The best way to do just that is to keep the employees in the loop. Inform them of the weaknesses in terms of their career path and job (it’s what the employees side will let you know), and their role in the organization’s bigger picture (that’s your side of the story). At the end, you will be able to come up with the performance review that will allow the employee to know how to improve and excel in their career, and at the same time turn these efforts into benefits for the organization.
Focus On Strength and Continuous Improvement for Weakness
Many managers focus on improving upon the weaknesses of their employees. On the contrary, the focus should be on identifying their strengths.
This will aid you in realizing what they might be better at. As a result, you can add to their job description, cut down work on areas where they are weak, and supplement these strengths by working on the weaknesses which if improved would complement their strengths and hence make them a more valuable asset for the company.
The next time you start preparing for a review, decide beforehand what you want to achieve from the whole ordeal, work in collaboration with your employees, make sure you clarify that the compensation process is separate from their performance review, and then spend the time making your employee more valuable for the company.
Be Specific and Avoid Generalization
If an employee lacks in service customer skills, for instance, instead of saying it like that, managers need to provide specific examples and mention particular statements to support this feedback.
Precision from your end will allow employees to understand better what the problem is and how they can address it effectively.
So, avoid generalized statements and pin-point exact problem areas in order to generate good results from the performance appraisal process.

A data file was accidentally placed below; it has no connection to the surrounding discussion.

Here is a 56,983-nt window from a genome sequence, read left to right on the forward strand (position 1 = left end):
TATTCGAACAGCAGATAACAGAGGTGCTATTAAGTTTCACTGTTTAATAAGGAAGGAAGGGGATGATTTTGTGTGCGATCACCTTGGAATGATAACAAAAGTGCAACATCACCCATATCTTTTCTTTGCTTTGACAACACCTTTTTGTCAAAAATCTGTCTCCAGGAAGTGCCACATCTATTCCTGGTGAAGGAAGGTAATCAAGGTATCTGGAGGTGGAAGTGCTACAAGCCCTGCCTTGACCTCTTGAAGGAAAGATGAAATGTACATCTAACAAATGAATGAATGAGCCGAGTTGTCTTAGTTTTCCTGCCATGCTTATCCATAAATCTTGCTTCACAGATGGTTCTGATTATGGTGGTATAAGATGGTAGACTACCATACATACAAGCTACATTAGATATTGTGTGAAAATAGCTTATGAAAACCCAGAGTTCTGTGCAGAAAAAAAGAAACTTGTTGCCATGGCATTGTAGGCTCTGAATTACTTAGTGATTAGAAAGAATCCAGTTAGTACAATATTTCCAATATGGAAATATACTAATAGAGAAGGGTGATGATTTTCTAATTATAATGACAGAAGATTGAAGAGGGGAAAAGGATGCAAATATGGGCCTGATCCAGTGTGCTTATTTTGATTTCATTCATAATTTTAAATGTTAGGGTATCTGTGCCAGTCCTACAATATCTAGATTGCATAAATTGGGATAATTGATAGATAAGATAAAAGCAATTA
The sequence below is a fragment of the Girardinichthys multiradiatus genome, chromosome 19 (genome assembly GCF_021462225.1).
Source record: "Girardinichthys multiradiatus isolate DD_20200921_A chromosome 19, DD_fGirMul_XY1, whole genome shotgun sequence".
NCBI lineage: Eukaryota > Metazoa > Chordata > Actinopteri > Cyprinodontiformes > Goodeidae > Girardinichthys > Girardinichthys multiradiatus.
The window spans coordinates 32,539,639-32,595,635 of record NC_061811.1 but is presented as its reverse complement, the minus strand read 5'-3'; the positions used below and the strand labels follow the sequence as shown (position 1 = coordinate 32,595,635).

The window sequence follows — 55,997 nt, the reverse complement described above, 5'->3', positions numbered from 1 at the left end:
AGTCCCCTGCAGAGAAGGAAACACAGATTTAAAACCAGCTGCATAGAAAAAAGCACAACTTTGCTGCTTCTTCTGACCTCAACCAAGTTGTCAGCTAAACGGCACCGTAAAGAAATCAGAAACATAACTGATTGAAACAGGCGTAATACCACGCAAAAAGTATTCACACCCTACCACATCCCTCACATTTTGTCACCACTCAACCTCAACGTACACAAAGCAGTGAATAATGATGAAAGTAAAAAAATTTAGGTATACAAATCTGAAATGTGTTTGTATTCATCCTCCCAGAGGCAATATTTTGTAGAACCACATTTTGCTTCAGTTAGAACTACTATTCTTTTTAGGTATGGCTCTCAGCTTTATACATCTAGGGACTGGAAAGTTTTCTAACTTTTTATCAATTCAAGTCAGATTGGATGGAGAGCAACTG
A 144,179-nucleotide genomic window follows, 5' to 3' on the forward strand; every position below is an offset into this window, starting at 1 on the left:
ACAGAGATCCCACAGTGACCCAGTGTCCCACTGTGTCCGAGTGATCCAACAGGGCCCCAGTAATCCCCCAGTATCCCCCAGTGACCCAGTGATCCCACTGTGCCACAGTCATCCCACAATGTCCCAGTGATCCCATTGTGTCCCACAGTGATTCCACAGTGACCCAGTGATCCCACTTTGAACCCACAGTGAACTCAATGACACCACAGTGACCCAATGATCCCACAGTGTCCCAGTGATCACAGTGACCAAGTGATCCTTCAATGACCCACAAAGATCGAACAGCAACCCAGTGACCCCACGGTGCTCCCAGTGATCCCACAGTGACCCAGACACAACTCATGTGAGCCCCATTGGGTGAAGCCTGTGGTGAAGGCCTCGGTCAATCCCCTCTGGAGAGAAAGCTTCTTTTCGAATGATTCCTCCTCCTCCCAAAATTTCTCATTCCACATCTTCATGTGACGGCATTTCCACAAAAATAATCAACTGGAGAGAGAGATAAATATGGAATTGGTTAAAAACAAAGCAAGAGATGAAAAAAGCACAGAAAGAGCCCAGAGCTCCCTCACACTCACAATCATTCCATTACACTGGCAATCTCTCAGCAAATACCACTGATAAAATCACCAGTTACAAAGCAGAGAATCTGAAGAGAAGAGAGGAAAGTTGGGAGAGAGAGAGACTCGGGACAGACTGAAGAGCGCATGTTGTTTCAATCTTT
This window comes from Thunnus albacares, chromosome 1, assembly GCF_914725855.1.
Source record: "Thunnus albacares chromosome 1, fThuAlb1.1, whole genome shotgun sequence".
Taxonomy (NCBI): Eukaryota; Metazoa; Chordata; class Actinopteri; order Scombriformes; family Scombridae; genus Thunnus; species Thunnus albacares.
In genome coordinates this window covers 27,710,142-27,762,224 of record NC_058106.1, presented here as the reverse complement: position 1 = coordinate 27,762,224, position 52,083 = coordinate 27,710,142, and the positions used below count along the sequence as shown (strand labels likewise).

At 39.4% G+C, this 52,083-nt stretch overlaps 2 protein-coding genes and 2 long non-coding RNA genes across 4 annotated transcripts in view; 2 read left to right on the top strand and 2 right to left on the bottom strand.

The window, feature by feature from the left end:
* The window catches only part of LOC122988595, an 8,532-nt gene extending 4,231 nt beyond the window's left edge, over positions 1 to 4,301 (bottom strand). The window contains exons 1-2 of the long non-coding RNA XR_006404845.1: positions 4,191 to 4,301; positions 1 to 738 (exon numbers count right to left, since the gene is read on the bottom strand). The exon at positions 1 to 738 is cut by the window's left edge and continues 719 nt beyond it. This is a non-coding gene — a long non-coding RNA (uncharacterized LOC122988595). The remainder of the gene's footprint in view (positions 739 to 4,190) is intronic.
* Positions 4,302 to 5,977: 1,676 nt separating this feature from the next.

One of the key requirements of a good performance appraisal is that it should ensure honesty and transparency.
From informing the employees about the review process in advance to involving them in the preparation to working with each member to enable a clear discussion, each step should be completely transparent.
Identify Employee Needs, Challenges and Desires
As a manager, you surely want your employees to know your feedback about their overall performance and progress, but at the same time, you must also make sure to identify and address individual employee needs, challenges and desires.
A superior performance review doesn’t just highlight problem areas but also offers effective solutions and answers to solve all those problems.
Draft Effective KPIs
KPIs (Key Performance Indicators) are performance indicators that are used for measuring an employee’s performance based on how well a company is doing and achieving its set objectives.
KPIs help represent and identify the most important factors that are a part of an employee’s job that can further be combined with numerous productivity metrics to reach particular goals and objectives.
So, managers need to create effective KPIs so that the goals are well aligned with the overall objectives of the company.
Create SMART Goals
SMART is an acronym for Specific, Measurable, Attainable, Realistic and Time Bound. All goals mentioned in the performance review need to follow the SMART criteria because it helps set goals that have the following characteristics:
- They clearly state what needs to be accomplished.
- They are quantifiable and state the exact criteria of success.
- They are realistically achievable.
- They are based on an employee’s knowledge about their job and are linked to the overall goals and objectives of the organization.
- Each goal has a clearly defined time frame and is easily attainable within the given time period.
Performance reviews are indeed one of the key aspects of the performance management process of all companies and organizations. In order to write a superior performance appraisal, managers first need to understand the importance of performance reviews and how they work.
Their ultimate focus should be on writing solid reviews that not help them learn about an employee’s performance and progress at work but in turn, also helps the employees figure out where they can work better and harder to achieve the set goals.
Lastly, managers should go the extra mile to gather employee data so that the performance can be as honest, precise, clear and easy to understand as possible. For instance, they can generate data from sources such as engagement survey responses, talent review ratings, hiring documents, and previous performance conversations.